A Life in Service: Selections from the Papers of General William Childs WestmorelandSouth Carolina Political Collections Gallery, Hollings Library
Oct 8, 2012 - Nov 15, 2012
“A Life in Service: Selections
from the Papers of General William Childs Westmoreland, (1914-2005)” features items from the General William Childs Westmoreland
Papers at South Caroliniana Library. The exhibit is on display in the South Carolina Political Collections Gallery at Hollings Library through November 15.
“As a 20th-century collection, there are a lot of good visuals in the Westmoreland collection,” said South Caroliniana Library’s Brian Cuthrell, who curated the exhibit. He processed the Westmoreland collection after it arrived at USC in 1999.
The photo shown here, which is part of the exhibit, shows General William C. Westmoreland, Army Chief of Staff, in the Oval Office with President Lyndon B. Johnson, ca. 1968.
“Although in popular memory, the general is most associated with the Vietnam years, his career spanned the 20th century, a time when military technology progressed from horses to helicopters,” Cuthrell said. “His first assignment at Fort Sill, Oklahoma, in 1936, included significant time on horseback. During World War II, he fought through North Africa and Sicily. He landed at Utah Beach on June 10, 1944, five days after D-Day, and lead men through France, Belgium and Germany, where his unit held the Ludendorff Bridge against Germany forces, which was later made into the 1969 film, Bridge at Remagen.”
“In 1946, he assumed command of the 504th Parachute Infantry of the 82nd Airborne Division at Fort Bragg, N.C.,” he said. “He served in Korea in 1952 and survived a near-fatal jump when his parachute failed to open until 100 feet before impact. In Vietnam, his wife, Mrs. Kitsy Van Deusen Westmoreland, and their three children lived in Saigon, 1964-1965, during the first year that Westmoreland served as Commanding General, U.S. Military Assistance Command, Vietnam. Appointed Chief of Staff of the Army by LBJ in 1968, Westmoreland served the majority of his term under President Nixon.”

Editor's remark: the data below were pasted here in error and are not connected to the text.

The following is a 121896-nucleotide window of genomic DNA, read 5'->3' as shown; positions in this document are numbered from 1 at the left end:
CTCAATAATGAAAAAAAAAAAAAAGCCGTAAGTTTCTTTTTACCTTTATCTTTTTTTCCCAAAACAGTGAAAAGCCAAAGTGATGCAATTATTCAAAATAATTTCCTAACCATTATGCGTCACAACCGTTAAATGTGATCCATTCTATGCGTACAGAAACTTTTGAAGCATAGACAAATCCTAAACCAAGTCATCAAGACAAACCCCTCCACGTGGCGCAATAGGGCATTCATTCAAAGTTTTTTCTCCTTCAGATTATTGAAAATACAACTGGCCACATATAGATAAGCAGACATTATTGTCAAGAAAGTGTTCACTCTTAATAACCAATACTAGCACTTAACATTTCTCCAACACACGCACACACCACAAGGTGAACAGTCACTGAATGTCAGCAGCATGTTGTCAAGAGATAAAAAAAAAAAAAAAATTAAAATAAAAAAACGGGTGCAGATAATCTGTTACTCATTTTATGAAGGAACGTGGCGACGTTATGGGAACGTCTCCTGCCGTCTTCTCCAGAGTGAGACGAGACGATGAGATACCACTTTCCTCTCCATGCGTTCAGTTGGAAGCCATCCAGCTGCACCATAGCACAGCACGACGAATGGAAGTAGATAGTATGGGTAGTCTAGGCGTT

“After 36 years and three wars, the Westmorelands retired to Charleston in 1972 and enjoyed a very active retirement of travel and speaking engagements. He published a memoir, A Soldier Reports, in 1976.”
“In the collection, there are a lot of good photos of the general in the field with the soldiers and with so many military leaders and people who are still familiar to us today, like LBJ, Bob Hope, JFK, Martha Raye, President Nixon,” Cuthrell said. “The collection consists of approximately 113 linear feet of cartons holding papers, scrapbooks, original art work. There are many different formats, including photographs, letters, books, audio, film and vinyl.”
“One of the real strengths of the collection are the many books and letters the general received after his retirement, such as letters from veterans who wrote to him, telling him how much he meant to them, with many of them writing that they would follow him into battle again.”
Several of these letters, as well as photographs and other items, are
part of the "A Life in Service" exhibit in the South Carolina Political Collection’s
Gallery in Hollings Library.